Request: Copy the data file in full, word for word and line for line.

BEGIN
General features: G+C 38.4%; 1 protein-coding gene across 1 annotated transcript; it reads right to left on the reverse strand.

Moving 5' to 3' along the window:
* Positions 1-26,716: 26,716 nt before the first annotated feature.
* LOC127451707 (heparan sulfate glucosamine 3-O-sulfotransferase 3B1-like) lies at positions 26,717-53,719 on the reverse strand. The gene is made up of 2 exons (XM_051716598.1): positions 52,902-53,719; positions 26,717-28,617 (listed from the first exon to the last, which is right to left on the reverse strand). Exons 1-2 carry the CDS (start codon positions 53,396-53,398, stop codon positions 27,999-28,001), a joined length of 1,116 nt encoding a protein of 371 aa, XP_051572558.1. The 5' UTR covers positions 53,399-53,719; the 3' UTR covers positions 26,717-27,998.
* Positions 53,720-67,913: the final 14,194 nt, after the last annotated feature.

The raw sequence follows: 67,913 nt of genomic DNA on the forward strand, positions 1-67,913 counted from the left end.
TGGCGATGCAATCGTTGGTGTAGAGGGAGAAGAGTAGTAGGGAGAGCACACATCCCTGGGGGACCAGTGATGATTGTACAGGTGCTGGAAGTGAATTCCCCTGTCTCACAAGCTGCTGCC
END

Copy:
General features: G+C 38.4%; 1 protein-coding gene across 1 annotated transcript; it reads right to left on the reverse strand.

Moving 5' to 3' along the window:
* Positions 1-26,716: 26,716 nt before the first annotated feature.
* LOC127451707 (heparan sulfate glucosamine 3-O-sulfotransferase 3B1-like) lies at positions 26,717-53,719 on the reverse strand. The gene is made up of 2 exons (XM_051716598.1): positions 52,902-53,719; positions 26,717-28,617 (listed from the first exon to the last, which is right to left on the reverse strand). Exons 1-2 carry the CDS (start codon positions 53,396-53,398, stop codon positions 27,999-28,001), a joined length of 1,116 nt encoding a protein of 371 aa, XP_051572558.1. The 5' UTR covers positions 53,399-53,719; the 3' UTR covers positions 26,717-27,998.
* Positions 53,720-67,913: the final 14,194 nt, after the last annotated feature.

The raw sequence follows: 67,913 nt of genomic DNA on the forward strand, positions 1-67,913 counted from the left end.
TGGCGATGCAATCGTTGGTGTAGAGGGAGAAGAGTAGTAGGGAGAGCACACATCCCTGGGGGACCAGTGATGATTGTACAGGTGCTGGAAGTGAATTCCCCTGTCTCACAAGCTGCTGCC